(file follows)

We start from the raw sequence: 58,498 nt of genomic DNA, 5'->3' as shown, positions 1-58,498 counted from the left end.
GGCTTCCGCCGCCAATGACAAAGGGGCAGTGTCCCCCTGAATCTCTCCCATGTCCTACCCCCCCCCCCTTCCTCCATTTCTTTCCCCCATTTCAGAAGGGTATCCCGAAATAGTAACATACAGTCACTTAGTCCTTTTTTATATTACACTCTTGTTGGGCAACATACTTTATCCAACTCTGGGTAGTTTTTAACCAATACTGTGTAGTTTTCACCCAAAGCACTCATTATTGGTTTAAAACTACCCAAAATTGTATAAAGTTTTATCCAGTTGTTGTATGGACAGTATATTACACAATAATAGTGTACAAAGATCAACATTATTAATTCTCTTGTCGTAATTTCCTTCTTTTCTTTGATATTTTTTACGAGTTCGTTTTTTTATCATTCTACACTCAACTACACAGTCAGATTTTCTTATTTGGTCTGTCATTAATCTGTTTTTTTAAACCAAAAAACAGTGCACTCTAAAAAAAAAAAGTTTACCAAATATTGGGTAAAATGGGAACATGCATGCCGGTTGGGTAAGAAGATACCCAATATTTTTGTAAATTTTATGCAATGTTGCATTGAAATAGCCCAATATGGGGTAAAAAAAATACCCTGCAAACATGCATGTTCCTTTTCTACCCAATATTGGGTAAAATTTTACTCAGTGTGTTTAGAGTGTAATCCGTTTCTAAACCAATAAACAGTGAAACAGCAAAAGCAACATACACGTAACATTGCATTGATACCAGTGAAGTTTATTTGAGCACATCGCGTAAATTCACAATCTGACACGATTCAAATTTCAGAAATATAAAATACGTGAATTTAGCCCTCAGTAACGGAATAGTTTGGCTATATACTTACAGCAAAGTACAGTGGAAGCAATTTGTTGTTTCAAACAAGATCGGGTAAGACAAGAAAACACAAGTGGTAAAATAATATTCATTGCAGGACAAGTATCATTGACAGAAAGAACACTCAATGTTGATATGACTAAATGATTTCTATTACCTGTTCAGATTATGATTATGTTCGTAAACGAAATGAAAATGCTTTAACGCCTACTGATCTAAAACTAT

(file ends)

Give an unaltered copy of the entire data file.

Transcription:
We start from the raw sequence: 58,498 nt of genomic DNA, 5'->3' as shown, positions 1-58,498 counted from the left end.
GGCTTCCGCCGCCAATGACAAAGGGGCAGTGTCCCCCTGAATCTCTCCCATGTCCTACCCCCCCCCCCTTCCTCCATTTCTTTCCCCCATTTCAGAAGGGTATCCCGAAATAGTAACATACAGTCACTTAGTCCTTTTTTATATTACACTCTTGTTGGGCAACATACTTTATCCAACTCTGGGTAGTTTTTAACCAATACTGTGTAGTTTTCACCCAAAGCACTCATTATTGGTTTAAAACTACCCAAAATTGTATAAAGTTTTATCCAGTTGTTGTATGGACAGTATATTACACAATAATAGTGTACAAAGATCAACATTATTAATTCTCTTGTCGTAATTTCCTTCTTTTCTTTGATATTTTTTACGAGTTCGTTTTTTTATCATTCTACACTCAACTACACAGTCAGATTTTCTTATTTGGTCTGTCATTAATCTGTTTTTTTAAACCAAAAAACAGTGCACTCTAAAAAAAAAAAGTTTACCAAATATTGGGTAAAATGGGAACATGCATGCCGGTTGGGTAAGAAGATACCCAATATTTTTGTAAATTTTATGCAATGTTGCATTGAAATAGCCCAATATGGGGTAAAAAAAATACCCTGCAAACATGCATGTTCCTTTTCTACCCAATATTGGGTAAAATTTTACTCAGTGTGTTTAGAGTGTAATCCGTTTCTAAACCAATAAACAGTGAAACAGCAAAAGCAACATACACGTAACATTGCATTGATACCAGTGAAGTTTATTTGAGCACATCGCGTAAATTCACAATCTGACACGATTCAAATTTCAGAAATATAAAATACGTGAATTTAGCCCTCAGTAACGGAATAGTTTGGCTATATACTTACAGCAAAGTACAGTGGAAGCAATTTGTTGTTTCAAACAAGATCGGGTAAGACAAGAAAACACAAGTGGTAAAATAATATTCATTGCAGGACAAGTATCATTGACAGAAAGAACACTCAATGTTGATATGACTAAATGATTTCTATTACCTGTTCAGATTATGATTATGTTCGTAAACGAAATGAAAATGCTTTAACGCCTACTGATCTAAAACTAT